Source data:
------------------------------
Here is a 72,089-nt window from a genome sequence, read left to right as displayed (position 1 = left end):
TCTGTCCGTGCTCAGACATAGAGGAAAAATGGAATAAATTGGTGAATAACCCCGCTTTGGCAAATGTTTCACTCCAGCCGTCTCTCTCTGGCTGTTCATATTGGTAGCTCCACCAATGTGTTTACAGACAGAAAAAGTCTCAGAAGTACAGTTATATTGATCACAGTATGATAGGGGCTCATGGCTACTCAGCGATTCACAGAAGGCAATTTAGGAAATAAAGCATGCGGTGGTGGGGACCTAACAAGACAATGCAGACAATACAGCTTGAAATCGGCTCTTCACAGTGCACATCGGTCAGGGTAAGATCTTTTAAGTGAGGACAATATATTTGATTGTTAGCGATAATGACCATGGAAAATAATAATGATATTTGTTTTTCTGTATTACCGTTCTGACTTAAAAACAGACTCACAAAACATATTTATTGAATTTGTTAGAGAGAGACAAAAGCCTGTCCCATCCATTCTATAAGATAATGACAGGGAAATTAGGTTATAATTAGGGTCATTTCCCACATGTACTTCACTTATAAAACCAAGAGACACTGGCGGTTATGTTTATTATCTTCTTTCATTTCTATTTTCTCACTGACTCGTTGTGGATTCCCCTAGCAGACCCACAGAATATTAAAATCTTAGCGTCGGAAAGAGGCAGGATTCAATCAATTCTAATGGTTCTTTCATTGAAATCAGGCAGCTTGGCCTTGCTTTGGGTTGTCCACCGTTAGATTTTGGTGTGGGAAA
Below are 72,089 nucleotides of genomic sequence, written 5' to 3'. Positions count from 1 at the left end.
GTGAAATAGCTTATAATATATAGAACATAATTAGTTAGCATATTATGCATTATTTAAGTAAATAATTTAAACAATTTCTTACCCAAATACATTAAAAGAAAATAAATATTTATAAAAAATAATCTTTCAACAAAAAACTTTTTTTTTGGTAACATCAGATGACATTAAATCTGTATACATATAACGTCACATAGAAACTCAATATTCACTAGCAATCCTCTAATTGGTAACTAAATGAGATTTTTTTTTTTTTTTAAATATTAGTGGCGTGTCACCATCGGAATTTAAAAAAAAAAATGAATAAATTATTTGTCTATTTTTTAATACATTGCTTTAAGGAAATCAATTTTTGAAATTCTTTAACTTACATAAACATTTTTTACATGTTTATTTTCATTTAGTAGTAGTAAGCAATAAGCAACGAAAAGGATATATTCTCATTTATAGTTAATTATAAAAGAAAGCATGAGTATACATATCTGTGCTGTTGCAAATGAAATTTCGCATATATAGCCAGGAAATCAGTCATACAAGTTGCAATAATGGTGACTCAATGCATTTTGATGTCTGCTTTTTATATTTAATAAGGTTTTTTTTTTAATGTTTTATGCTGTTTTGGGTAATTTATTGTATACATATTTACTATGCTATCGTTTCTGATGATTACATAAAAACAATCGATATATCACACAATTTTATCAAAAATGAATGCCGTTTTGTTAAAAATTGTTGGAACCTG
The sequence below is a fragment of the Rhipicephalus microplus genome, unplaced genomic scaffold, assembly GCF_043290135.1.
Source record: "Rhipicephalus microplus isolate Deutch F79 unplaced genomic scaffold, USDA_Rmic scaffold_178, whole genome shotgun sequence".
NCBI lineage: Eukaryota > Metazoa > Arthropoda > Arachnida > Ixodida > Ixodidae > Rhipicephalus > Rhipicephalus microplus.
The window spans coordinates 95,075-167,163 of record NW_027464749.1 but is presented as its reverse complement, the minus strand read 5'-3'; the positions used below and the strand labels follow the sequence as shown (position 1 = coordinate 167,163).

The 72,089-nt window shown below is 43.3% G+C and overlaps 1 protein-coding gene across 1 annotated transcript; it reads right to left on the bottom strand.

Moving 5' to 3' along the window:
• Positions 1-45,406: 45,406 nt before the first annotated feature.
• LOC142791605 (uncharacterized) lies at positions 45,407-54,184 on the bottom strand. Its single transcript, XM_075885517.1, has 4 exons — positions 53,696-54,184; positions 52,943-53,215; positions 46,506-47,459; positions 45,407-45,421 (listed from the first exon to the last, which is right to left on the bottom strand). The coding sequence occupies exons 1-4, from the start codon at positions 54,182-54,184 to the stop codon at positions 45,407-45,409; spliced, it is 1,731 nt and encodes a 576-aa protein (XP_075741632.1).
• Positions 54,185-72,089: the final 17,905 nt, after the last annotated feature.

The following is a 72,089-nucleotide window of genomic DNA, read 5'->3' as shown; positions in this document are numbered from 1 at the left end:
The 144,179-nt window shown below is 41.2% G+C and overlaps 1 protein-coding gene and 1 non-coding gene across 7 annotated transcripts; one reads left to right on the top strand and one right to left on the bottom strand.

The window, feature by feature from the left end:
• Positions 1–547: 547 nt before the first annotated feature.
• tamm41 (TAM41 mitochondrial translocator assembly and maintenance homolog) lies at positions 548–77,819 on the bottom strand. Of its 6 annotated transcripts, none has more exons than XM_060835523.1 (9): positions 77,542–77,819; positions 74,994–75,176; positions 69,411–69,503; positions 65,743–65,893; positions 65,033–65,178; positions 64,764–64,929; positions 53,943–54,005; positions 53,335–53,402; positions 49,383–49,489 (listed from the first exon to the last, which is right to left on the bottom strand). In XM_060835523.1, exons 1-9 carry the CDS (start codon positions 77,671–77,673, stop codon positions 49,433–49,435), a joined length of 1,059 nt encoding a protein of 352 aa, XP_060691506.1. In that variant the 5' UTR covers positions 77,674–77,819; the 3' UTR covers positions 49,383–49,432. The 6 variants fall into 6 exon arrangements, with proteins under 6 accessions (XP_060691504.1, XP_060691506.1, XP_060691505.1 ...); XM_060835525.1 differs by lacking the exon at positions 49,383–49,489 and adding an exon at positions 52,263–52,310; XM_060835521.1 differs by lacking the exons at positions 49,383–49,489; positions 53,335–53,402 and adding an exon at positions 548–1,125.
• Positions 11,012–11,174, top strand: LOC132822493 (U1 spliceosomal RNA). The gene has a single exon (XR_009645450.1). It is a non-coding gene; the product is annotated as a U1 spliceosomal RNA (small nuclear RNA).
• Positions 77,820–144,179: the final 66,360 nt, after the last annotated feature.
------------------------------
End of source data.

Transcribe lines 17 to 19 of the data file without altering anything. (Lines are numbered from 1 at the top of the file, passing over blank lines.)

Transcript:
• Positions 1–547: 547 nt before the first annotated feature.
• tamm41 (TAM41 mitochondrial translocator assembly and maintenance homolog) lies at positions 548–77,819 on the bottom strand. Of its 6 annotated transcripts, none has more exons than XM_060835523.1 (9): positions 77,542–77,819; positions 74,994–75,176; positions 69,411–69,503; positions 65,743–65,893; positions 65,033–65,178; positions 64,764–64,929; positions 53,943–54,005; positions 53,335–53,402; positions 49,383–49,489 (listed from the first exon to the last, which is right to left on the bottom strand). In XM_060835523.1, exons 1-9 carry the CDS (start codon positions 77,671–77,673, stop codon positions 49,433–49,435), a joined length of 1,059 nt encoding a protein of 352 aa, XP_060691506.1. In that variant the 5' UTR covers positions 77,674–77,819; the 3' UTR covers positions 49,383–49,432. The 6 variants fall into 6 exon arrangements, with proteins under 6 accessions (XP_060691504.1, XP_060691506.1, XP_060691505.1 ...); XM_060835525.1 differs by lacking the exon at positions 49,383–49,489 and adding an exon at positions 52,263–52,310; XM_060835521.1 differs by lacking the exons at positions 49,383–49,489; positions 53,335–53,402 and adding an exon at positions 548–1,125.
• Positions 11,012–11,174, top strand: LOC132822493 (U1 spliceosomal RNA). The gene has a single exon (XR_009645450.1). It is a non-coding gene; the product is annotated as a U1 spliceosomal RNA (small nuclear RNA).